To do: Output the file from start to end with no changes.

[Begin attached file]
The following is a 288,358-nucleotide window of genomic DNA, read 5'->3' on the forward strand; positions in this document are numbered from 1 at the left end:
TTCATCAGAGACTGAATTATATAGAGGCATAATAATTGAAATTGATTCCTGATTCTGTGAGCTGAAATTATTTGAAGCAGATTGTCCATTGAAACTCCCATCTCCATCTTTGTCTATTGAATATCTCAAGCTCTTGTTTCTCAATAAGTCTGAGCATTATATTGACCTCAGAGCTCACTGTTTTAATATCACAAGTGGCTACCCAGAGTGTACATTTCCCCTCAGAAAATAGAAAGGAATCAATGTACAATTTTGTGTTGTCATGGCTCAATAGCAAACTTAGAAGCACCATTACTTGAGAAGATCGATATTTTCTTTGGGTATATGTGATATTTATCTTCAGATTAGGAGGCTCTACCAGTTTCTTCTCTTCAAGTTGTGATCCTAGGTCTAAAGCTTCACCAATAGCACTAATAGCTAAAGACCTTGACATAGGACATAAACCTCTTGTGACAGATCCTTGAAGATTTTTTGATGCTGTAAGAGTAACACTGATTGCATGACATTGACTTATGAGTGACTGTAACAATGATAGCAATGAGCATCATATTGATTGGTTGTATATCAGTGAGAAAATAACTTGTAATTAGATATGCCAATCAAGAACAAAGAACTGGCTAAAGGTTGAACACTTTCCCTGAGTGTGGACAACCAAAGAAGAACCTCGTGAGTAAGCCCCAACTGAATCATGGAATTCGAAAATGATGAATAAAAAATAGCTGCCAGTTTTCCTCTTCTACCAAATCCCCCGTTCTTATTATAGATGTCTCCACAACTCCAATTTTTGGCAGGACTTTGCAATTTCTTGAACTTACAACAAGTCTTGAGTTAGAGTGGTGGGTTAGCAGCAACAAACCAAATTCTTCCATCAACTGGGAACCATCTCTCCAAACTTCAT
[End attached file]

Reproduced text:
The following is a 288,358-nucleotide window of genomic DNA, read 5'->3' on the forward strand; positions in this document are numbered from 1 at the left end:
TTCATCAGAGACTGAATTATATAGAGGCATAATAATTGAAATTGATTCCTGATTCTGTGAGCTGAAATTATTTGAAGCAGATTGTCCATTGAAACTCCCATCTCCATCTTTGTCTATTGAATATCTCAAGCTCTTGTTTCTCAATAAGTCTGAGCATTATATTGACCTCAGAGCTCACTGTTTTAATATCACAAGTGGCTACCCAGAGTGTACATTTCCCCTCAGAAAATAGAAAGGAATCAATGTACAATTTTGTGTTGTCATGGCTCAATAGCAAACTTAGAAGCACCATTACTTGAGAAGATCGATATTTTCTTTGGGTATATGTGATATTTATCTTCAGATTAGGAGGCTCTACCAGTTTCTTCTCTTCAAGTTGTGATCCTAGGTCTAAAGCTTCACCAATAGCACTAATAGCTAAAGACCTTGACATAGGACATAAACCTCTTGTGACAGATCCTTGAAGATTTTTTGATGCTGTAAGAGTAACACTGATTGCATGACATTGACTTATGAGTGACTGTAACAATGATAGCAATGAGCATCATATTGATTGGTTGTATATCAGTGAGAAAATAACTTGTAATTAGATATGCCAATCAAGAACAAAGAACTGGCTAAAGGTTGAACACTTTCCCTGAGTGTGGACAACCAAAGAAGAACCTCGTGAGTAAGCCCCAACTGAATCATGGAATTCGAAAATGATGAATAAAAAATAGCTGCCAGTTTTCCTCTTCTACCAAATCCCCCGTTCTTATTATAGATGTCTCCACAACTCCAATTTTTGGCAGGACTTTGCAATTTCTTGAACTTACAACAAGTCTTGAGTTAGAGTGGTGGGTTAGCAGCAACAAACCAAATTCTTCCATCAACTGGGAACCATCTCTCCAAACTTCAT